Imagine that the only interruption to creative workflow is the flutter of an oak leaf tapping against your window, or the soft crunch of your footsteps in freshly fallen snow, or perhaps the glint of sunshine flickering off the frozen Gihon River just below your studio. If you are one of the more than 750 painters, sculptors, writers or composers who have attended Vermont Studio Center in Johnson, Vermont, this past year, you know that this residency experience has offered up the ultimate luxury — the freedom of time.
The VSC is located in the very northern part of Vermont on the fringes of the majestic and remote Northeast Kingdom. The campus is comprised of 30 buildings — reinvested or partly renovated turn-of-the-century homes, barns, churches and some newly constructed spaces for galleries and dining facilities. The early winter day that I drove to Johnson, about 50 miles from Burlington, the air was warm, the skies a bright blue and I left my car window down. I drove past several Victorian mansions, now B&Bs. Occasionally, the scent of wood-burning fireplaces wafted in, and nearer the town center, the sweet fragrance of vanilla, cinnamon and coffee invited me to stop in at The Barrows House Cafe. I’m also drawn to local bookshops, so I stopped in at Ebenezer, a well-curated shop next to the cafe and about 100 feet from the VSC campus.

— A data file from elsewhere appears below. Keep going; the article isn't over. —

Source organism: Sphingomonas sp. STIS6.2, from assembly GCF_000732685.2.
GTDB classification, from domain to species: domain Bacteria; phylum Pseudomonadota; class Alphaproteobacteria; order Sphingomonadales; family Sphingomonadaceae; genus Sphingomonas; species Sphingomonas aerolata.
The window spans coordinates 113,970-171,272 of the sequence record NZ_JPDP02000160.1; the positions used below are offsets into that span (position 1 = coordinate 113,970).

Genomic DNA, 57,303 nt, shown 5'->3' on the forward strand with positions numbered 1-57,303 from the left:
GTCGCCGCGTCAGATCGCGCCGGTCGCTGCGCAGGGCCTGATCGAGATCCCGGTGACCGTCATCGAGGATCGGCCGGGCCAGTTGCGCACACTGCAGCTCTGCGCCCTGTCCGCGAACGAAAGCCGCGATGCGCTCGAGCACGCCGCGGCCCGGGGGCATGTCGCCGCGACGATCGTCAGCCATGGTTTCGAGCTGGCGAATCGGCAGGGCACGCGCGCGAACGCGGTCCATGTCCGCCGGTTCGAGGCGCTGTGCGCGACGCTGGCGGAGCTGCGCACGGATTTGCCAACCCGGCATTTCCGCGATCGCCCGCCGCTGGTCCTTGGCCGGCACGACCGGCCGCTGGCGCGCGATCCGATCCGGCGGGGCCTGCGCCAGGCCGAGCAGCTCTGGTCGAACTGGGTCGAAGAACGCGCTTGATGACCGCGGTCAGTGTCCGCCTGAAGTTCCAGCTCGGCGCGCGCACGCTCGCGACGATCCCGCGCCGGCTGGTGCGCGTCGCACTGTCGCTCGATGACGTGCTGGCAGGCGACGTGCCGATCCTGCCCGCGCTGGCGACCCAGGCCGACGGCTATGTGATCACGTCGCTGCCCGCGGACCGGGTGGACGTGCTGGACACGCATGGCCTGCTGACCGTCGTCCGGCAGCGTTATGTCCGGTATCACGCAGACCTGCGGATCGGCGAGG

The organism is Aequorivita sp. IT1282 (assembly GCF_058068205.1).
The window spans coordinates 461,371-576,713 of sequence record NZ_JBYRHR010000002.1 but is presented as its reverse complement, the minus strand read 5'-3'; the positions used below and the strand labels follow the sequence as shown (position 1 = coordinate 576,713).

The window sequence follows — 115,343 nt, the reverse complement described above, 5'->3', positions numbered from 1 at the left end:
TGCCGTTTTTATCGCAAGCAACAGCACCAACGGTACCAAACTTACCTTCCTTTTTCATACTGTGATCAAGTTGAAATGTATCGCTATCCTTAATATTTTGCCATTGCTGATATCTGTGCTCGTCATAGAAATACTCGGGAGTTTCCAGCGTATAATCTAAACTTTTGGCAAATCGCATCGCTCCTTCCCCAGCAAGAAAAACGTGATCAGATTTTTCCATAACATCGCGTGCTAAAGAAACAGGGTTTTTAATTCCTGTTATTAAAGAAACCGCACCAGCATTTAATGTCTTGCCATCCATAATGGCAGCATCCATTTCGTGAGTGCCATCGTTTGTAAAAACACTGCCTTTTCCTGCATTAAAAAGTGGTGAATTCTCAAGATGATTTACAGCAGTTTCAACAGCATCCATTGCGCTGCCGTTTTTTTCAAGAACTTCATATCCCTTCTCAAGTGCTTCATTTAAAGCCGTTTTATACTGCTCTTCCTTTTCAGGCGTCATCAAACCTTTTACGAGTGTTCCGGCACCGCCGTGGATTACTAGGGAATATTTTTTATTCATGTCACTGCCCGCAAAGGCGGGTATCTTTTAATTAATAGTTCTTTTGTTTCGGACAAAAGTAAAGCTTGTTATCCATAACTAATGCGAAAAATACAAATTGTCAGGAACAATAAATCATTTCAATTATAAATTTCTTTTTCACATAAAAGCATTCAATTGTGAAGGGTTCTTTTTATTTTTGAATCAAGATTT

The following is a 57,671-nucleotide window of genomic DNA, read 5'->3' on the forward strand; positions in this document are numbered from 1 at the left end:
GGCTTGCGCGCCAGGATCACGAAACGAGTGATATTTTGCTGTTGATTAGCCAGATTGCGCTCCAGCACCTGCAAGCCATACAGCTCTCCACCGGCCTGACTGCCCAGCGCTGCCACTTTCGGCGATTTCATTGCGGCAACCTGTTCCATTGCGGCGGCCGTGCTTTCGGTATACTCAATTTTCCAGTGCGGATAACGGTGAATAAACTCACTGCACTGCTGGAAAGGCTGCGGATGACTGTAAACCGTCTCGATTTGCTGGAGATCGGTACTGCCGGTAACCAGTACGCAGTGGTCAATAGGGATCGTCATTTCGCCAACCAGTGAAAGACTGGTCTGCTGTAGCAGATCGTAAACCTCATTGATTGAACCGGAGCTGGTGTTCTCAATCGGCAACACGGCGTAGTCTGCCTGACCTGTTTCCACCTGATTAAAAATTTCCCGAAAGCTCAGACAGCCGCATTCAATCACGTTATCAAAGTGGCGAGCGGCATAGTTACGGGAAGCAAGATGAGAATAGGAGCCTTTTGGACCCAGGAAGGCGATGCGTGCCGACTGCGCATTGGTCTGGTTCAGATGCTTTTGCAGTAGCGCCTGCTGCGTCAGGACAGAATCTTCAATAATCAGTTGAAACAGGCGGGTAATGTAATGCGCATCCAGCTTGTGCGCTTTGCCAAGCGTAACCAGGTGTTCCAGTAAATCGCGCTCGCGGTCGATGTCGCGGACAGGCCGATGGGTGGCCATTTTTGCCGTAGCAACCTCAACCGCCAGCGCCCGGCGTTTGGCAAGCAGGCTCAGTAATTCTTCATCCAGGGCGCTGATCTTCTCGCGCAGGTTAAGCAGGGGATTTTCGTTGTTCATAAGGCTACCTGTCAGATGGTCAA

I had about an hour before my scheduled meeting with residency writers, artists and administration, so I walked the campus. I crossed the bridge that takes you immediately to Mason Green and the long barn-like building running parallel to the Gihon River. Each studio in the building is spacious and airy. The late morning sun was low in the sky and filled the studios with a winter brightness. There were canvases everywhere, many packed up for departing residents who had just completed their monthlong stays. New residencies would begin in two days with most attending for the full month, though two-week time frames are an option.